Marina Jenkins reviews UMMTS’ enchanting production of Into The Woods
Once again, UMMTS have outdone themselves. Their most recent production, Into the Woods, proves how a student-run society can make professional and inventive theatre, especially when dealing with a budget which is bean-sized compared to many other university musical theatre societies.
Into the Woods interweaves a selection of Grimm’s Fairy Tales to seek a modern message through their narratives. The story follows The Baker and his wife whose only wish is to have a child. When they learn this cannot happen because of the Witch’s curse, the two set off on a journey to break it.
Along the way, they meet Cinderella, Red Riding Hood, Jack, and a whole host of recognisable fairytale characters. The musical takes the audience on a journey of morality and magic, in one of Sondheim’s most musically sophisticated pieces.
Emily Oulton directs the show with an imaginative and artistic eye. The modernisation, on the whole, brings a refreshing take to these cautionary tales and allows the audience to question the implications of our actions in today’s society. Oulton, alongside Catriona Darroch as the assistant director, has directed a show that exudes an tangible energy: the stage never stops buzzing with life.
The aesthetics of the production are spectacularly simple. The decision to strip back the staging means that a greater emphasis is placed on the sound and lighting. The production has an immersive quality to it, with Rapunzel’s tower being placed to the side of the auditorium and the shadow of the Giant’s footsteps coming over the audience. We are made to feel as entrapped as the characters onstage, also suffocated by the Witch’s curse.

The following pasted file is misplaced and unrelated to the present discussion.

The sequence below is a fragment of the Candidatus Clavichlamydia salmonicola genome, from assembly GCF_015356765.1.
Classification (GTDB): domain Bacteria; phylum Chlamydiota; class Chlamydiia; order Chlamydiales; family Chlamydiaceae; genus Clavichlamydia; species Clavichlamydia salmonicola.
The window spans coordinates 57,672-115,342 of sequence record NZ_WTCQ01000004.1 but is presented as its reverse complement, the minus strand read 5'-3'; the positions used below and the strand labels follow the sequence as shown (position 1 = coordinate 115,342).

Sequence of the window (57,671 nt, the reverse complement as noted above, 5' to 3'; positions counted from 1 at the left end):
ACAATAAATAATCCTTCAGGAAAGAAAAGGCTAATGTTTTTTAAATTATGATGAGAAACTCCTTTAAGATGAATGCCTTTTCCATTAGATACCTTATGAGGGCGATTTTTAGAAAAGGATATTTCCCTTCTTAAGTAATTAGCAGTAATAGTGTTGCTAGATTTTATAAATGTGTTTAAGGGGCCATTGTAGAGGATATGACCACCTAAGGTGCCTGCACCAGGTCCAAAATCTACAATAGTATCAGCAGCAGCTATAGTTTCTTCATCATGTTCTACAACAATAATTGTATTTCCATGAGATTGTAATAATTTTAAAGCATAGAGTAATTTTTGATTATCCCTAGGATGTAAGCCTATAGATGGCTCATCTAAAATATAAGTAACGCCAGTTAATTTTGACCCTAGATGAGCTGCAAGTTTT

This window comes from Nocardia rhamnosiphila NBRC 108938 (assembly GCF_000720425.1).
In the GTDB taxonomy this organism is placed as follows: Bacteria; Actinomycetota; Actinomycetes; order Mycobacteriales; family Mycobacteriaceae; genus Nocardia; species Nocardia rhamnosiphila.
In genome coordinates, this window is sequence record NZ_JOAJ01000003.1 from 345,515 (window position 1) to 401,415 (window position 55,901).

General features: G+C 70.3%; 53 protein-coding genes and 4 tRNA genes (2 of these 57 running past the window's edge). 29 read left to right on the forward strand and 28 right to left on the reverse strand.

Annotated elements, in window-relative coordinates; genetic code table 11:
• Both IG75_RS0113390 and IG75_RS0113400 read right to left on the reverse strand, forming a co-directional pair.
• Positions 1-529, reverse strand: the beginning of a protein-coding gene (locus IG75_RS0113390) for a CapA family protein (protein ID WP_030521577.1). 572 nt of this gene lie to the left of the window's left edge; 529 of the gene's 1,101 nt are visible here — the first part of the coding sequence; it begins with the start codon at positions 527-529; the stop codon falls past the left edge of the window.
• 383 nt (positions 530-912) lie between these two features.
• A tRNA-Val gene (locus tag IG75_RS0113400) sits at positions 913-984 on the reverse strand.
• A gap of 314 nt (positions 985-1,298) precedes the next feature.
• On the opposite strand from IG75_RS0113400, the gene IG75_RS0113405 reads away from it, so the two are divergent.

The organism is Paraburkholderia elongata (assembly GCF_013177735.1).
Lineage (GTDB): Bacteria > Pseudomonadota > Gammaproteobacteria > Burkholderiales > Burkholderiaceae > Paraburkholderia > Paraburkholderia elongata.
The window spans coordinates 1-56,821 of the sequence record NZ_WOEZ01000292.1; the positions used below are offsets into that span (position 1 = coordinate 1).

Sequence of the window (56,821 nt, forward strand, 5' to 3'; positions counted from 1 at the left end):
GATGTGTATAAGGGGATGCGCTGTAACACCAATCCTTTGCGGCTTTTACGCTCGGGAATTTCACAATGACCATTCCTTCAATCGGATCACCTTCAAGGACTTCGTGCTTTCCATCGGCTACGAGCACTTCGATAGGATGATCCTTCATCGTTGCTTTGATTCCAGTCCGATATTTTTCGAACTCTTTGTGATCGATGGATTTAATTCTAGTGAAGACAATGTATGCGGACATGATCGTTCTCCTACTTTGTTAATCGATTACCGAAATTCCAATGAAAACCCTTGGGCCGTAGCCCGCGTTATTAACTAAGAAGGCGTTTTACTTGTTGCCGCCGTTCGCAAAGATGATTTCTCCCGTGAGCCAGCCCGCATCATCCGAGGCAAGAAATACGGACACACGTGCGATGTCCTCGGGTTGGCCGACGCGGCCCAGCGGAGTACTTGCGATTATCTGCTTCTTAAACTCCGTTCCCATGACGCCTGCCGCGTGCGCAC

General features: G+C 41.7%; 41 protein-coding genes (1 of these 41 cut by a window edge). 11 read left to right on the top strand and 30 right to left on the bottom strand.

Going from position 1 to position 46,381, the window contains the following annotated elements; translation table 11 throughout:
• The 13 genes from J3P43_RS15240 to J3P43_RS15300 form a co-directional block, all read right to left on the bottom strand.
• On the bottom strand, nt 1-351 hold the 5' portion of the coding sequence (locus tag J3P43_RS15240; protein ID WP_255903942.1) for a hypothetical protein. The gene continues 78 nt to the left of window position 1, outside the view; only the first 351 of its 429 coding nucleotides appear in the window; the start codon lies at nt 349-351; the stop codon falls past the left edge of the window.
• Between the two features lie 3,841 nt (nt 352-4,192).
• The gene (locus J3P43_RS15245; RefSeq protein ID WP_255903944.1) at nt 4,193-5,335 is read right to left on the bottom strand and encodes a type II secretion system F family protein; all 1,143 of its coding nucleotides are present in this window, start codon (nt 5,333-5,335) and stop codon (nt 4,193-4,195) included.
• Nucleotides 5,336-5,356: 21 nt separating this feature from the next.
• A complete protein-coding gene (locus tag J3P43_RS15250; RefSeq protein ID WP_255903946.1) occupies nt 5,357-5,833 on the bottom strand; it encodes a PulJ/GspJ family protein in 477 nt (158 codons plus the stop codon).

Each member of the ensemble, bar a couple of accent inconsistencies, brings nuance and depth to their characters. Ben Pointon carries the musical as the Narrator, leading the audience into this world of mystery and peril. Matthew Quinn and Georgia Brown both bring an incredibly humane quality to their roles as The Baker and the Baker’s Wife.
It was also pleasing to see the comedy being fully drawn out in Act 1, particularly by Jordan Jones and Hugh Summers as the Princes duo. Jessica Wiehler shines as Cinderella, as does Freya Parry as the inquiring and innocent Red Riding Hood. The musical direction, lead by Charlie Perry, is outstanding. The complex rhythms combined with lyrics are executed with precision by both the cast and band.
Despite there being some technical issues with the microphones, which cannot be helped, each number is performed with an infectious musicality. Alisha Staley must also be congratulated on her design of the production, particularly the creation of Milky White, Jack’s endearing and life-like cow.
Into the Woods is nothing short of a musical extravaganza. The audience is taken on a journey of twists and turns, humour, and pathos. The cast, crew, and band of forty-four talented individuals, have created a show that leaves no stone unturned and allows the audience to be whisked away on a three-hour, enchantingly eery adventure.